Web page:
When a gay Berlin woman saw red equality signs in support of gay marriage and civil equality posted on many Facebook profiles Tuesday — the same day U.S. Supreme Court justices listened to arguments defending same-sex marriage — she said she was blown away.
"I thought it was awesome," Jenna Curren, 27, said. "I don't bring my phone into work so I didn't see it until later in the day but I changed my profile picture to that right away. People will still oppose it but polls show that more and more people are in favor of it. Look at the divorce rate between a man and a woman, it's terrible. Two men or two women who get married usually stay together for a long time because they had to wait and they had to fight to stay together."
The Supreme Court is reviewing whether to let stand a California ban on same-sex marriage.
The case on the delicate and divisive issue is eagerly anticipated. Recent polls show growing support among Americans for gay marriage, but only nine states recognize it, while 30 states have constitutional amendments prohibiting it. A CNN poll says 56 percent of the public says the federal government should legally recognize same-sex marriages, with 43 percent disagreeing.
"I'm watching what is going on with the Supreme Court and I'm not," said Curren. "I hate politics so I'm not too keen on watching and waiting but this is very important because it very much affects my life."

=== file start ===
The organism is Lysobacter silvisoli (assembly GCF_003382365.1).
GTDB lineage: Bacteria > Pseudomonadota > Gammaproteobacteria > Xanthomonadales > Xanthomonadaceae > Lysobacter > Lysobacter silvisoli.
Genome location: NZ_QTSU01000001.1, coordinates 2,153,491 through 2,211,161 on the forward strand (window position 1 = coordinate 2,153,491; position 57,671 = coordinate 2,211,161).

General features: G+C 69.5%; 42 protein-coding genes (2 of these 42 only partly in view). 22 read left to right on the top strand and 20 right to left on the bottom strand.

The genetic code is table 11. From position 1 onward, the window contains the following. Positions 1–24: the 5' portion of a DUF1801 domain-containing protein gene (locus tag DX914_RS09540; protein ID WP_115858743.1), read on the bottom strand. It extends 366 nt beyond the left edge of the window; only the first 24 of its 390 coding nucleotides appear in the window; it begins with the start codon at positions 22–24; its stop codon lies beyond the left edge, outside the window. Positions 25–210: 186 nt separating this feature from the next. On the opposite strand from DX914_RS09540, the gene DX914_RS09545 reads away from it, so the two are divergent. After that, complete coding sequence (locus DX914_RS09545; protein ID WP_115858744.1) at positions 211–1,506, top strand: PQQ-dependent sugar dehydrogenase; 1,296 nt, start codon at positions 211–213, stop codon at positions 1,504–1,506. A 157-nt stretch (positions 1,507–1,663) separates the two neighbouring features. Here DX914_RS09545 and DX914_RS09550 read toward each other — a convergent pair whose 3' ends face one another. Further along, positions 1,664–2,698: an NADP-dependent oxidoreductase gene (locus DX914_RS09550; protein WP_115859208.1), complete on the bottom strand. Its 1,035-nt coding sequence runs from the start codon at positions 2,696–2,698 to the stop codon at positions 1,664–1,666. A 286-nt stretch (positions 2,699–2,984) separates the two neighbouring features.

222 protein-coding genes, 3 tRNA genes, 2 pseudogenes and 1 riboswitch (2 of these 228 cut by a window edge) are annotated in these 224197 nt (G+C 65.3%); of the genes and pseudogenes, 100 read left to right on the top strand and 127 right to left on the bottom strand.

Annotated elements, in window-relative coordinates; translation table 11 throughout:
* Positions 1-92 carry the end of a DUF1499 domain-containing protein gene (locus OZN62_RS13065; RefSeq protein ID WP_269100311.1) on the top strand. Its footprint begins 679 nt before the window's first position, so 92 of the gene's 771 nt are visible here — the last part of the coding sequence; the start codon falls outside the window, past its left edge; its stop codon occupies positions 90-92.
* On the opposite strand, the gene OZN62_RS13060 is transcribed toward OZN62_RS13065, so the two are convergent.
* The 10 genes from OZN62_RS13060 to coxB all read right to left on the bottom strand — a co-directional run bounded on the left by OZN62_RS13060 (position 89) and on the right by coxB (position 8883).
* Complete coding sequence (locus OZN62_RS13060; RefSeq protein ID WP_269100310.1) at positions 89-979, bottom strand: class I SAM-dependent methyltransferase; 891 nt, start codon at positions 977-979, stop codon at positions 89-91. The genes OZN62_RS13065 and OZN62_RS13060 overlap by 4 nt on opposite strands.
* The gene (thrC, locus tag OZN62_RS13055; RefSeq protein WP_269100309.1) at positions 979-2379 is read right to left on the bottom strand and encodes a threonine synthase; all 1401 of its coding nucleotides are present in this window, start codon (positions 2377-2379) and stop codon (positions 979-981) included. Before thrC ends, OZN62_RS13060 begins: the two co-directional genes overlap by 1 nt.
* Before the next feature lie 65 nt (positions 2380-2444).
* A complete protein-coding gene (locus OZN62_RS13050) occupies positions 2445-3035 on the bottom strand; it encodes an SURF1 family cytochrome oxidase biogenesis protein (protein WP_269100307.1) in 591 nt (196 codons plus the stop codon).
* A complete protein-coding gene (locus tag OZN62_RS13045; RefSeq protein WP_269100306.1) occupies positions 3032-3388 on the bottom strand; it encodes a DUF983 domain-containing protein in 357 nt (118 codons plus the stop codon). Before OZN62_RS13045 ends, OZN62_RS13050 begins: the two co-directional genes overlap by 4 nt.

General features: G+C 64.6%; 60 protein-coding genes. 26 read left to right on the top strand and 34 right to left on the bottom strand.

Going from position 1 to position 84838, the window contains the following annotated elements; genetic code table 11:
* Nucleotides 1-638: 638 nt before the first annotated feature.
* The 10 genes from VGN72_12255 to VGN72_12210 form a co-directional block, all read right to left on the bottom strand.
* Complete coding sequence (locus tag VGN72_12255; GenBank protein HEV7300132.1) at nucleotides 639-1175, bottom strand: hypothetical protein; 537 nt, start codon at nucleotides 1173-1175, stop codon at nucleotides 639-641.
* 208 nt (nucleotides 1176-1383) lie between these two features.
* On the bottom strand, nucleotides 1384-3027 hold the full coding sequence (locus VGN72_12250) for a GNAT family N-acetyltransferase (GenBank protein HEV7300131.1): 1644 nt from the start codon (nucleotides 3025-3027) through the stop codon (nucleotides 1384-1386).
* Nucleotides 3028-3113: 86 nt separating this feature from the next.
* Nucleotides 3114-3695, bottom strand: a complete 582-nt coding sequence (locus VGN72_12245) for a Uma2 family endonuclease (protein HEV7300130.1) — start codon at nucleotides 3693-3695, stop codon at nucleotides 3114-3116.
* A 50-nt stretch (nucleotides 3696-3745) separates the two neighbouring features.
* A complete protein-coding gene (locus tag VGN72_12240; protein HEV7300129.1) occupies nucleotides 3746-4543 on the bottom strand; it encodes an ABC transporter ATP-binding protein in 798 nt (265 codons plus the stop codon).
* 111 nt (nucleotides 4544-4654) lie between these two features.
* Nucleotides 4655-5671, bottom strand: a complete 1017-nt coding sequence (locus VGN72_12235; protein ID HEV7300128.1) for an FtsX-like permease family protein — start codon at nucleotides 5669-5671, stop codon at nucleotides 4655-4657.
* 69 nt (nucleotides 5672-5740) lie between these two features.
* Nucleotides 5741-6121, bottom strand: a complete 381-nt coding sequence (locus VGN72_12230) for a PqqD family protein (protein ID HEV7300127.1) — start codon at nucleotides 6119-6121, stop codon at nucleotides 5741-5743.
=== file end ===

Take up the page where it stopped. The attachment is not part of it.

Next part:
Tuesday was the first of two days of arguments before the court. On Wednesday, the court will consider the related question of whether the 1996 federal Defense of Marriage Act (DOMA), which denies federal benefits to married same-sex couples, should be struck down. Rulings in both cases are not expected until June.
Curren said her gay friends talk about same-sex marriage and even more so if something major happens or somebody in the public eye makes a controversial statement or quote.
"We talk about it all the time especially if one of our friends get engaged," she said. "We wonder what they will do for their wedding and what we will do when it is our time to get married. When someone makes a ridiculous sexist statement we also talk about it a lot."
Curren has had two serious relationships of over two years and has been in a relationship with another woman since October of 2012.
"I want a normal wedding, well I guess it's not normal but I want the same kind of wedding that all my straight friends get to have. I want to have a ceremony and a reception and two wedding dresses and bridesmaids. The whole deal."
Curren has had the benefit of having a supportive family.
"I had my first girlfriend when I was 16 and then I dated boys on and off until I came out when I was 21," Curren said. "My family had no problem with it. They told me when I told them that they knew it all along and wondered why I waited so long to tell them.
"It is not who I am. It contributes to my personality but that's it. I don't go up to people and say I'm Jenna Curren and I'm gay. Just like my straight friends don't introduce themselves as straight. People have gotten a lot better about the subject but we still have a long way to go."
"I have to say I'm lucky because I have a supportive family and I have the same group of friends I've had since I was in high school. They could care less about who I love," Curren continued. "I wish people would just stop putting labels on people and let them love who they love."